Since work-study is a form of financial aid, students must apply for it in much the same way. 

“The federal work-study program is funded by federally subsidized funds,” said Annette Mucci, a financial aid counselor and manager of the work-study program at Fisher College in Boston. “In order for students to participate in this program, they must submit a Free Application of Federal Student Aid (FAFSA) to the Office of Financial Aid in accordance with published deadlines.”

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Work-Study Delivers Sorely Needed Cash, and Much More

The most obvious benefit of work-study is money — something just about every college student is strapped for, work-study or no work-study. 

“The money is intended to help the student pay for college costs,” Kantrowitz said. “But many students use it as walking-around money, to pay for eating out and entertainment, not just tuition and fees.”

The benefits, however, go far beyond spending cash.

“Work-study marries federal financial assistance for need-eligible students with on-the-job training at the university,” said Dr. Jill Hernandez, dean of the College of Arts & Humanities at Central Washington University. “Not only do our work-study students receive valuable vocational clarity — a must for arts and humanities students — they also deepen their ties to the college’s faculty, staff and students, which leads to significantly higher retention and graduation rates for our work-study students compared to those who work outside of the university. It makes sense — students stay and graduate when they have money to complete, when they feel connected outside of the classroom, and when they have a network of advocates helping advise them.”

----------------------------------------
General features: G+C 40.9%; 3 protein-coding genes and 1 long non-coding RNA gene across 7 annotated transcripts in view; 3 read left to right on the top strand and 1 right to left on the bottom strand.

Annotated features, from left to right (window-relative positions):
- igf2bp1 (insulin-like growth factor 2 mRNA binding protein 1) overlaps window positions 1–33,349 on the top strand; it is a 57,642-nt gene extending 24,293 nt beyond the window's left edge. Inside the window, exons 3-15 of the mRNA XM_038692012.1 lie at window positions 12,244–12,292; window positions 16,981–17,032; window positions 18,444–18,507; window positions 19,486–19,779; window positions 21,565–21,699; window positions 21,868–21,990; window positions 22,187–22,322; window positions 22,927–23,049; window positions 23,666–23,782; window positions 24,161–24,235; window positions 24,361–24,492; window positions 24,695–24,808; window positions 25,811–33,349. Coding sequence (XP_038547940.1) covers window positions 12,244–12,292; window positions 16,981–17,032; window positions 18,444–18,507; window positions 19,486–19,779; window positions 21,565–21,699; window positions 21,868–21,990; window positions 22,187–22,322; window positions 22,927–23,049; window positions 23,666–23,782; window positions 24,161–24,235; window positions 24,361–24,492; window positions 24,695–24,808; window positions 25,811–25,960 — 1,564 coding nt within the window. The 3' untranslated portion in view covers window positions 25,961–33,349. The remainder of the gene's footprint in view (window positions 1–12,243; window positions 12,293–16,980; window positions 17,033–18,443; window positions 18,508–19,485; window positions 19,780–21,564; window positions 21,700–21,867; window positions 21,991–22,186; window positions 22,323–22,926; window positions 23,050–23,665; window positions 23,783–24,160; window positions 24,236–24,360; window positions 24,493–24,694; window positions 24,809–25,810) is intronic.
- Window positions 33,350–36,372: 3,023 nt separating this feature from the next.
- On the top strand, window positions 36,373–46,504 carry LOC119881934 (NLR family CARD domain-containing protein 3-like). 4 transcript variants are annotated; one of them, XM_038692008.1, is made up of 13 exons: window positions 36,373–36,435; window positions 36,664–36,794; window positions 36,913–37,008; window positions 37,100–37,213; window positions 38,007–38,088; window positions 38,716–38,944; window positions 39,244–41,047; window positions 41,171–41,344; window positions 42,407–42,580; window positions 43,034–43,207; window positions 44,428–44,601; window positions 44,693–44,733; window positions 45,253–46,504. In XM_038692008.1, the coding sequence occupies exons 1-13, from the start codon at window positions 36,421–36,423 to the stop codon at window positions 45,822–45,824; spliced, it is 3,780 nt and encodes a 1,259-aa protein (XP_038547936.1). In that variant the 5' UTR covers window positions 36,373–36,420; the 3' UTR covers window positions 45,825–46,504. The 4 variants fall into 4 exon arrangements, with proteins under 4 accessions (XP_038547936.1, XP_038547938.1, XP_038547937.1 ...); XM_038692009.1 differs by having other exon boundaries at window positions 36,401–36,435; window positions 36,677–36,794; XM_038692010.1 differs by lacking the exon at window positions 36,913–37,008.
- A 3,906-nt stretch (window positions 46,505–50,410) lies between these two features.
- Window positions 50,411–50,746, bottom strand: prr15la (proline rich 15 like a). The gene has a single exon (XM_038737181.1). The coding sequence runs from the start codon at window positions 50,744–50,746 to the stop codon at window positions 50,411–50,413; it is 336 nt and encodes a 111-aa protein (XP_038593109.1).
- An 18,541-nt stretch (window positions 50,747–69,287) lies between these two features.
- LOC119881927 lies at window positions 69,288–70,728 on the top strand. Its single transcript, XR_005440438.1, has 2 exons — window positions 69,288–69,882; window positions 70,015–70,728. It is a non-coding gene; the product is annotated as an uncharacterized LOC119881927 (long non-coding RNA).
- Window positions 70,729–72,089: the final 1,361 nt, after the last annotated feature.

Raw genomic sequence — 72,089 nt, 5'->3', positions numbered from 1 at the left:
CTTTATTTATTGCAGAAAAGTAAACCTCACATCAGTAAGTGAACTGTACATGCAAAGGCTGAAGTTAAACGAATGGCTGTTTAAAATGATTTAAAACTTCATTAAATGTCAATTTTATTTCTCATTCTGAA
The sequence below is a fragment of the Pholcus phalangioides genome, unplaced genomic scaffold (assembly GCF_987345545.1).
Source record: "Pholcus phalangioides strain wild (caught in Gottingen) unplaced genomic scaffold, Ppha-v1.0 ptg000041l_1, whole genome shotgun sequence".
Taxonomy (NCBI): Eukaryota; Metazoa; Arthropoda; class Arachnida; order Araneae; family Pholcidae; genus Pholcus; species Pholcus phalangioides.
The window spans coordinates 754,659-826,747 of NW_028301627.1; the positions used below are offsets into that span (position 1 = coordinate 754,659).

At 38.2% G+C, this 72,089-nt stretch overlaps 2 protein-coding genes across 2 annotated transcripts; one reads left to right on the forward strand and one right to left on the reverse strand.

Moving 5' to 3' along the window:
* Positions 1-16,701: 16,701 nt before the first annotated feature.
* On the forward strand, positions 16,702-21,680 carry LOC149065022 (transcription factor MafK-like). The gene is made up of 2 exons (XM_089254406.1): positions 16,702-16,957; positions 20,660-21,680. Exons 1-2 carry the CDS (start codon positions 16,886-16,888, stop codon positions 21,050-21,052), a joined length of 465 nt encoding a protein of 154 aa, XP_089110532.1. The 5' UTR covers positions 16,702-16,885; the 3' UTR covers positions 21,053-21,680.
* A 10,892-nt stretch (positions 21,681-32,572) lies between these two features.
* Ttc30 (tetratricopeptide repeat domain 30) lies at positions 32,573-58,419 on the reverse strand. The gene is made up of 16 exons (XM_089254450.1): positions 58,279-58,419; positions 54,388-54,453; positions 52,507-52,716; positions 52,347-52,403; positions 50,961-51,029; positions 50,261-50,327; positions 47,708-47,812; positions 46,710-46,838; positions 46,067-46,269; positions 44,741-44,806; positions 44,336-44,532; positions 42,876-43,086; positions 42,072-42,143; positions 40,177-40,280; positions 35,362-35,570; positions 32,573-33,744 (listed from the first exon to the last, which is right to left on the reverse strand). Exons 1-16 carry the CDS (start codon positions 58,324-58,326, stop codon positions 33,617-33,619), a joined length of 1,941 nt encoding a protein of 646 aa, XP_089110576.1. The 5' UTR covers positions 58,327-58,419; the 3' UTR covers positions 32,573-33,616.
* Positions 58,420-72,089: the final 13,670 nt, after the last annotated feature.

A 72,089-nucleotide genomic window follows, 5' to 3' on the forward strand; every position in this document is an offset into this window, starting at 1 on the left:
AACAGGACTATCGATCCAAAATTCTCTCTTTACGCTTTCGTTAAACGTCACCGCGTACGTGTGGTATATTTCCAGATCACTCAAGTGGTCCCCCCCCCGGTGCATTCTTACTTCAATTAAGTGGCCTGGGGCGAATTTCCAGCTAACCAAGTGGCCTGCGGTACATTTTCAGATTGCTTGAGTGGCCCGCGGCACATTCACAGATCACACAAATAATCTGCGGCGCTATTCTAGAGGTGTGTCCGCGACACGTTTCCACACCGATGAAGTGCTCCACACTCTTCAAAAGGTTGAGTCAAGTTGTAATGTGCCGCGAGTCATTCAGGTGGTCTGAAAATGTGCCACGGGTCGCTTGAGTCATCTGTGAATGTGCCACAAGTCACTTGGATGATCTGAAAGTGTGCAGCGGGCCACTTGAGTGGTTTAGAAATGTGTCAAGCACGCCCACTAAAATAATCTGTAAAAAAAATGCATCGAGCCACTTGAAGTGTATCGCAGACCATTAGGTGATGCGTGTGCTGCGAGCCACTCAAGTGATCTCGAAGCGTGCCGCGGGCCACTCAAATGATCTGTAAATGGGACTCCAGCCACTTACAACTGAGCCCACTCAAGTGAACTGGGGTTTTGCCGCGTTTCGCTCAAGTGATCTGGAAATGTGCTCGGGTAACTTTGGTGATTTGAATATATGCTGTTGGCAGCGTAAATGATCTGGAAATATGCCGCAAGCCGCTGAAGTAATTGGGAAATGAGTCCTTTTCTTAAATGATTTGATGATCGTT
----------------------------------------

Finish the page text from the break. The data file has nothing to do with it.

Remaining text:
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Work Can Make You a Better Student Now and a Better Employee Later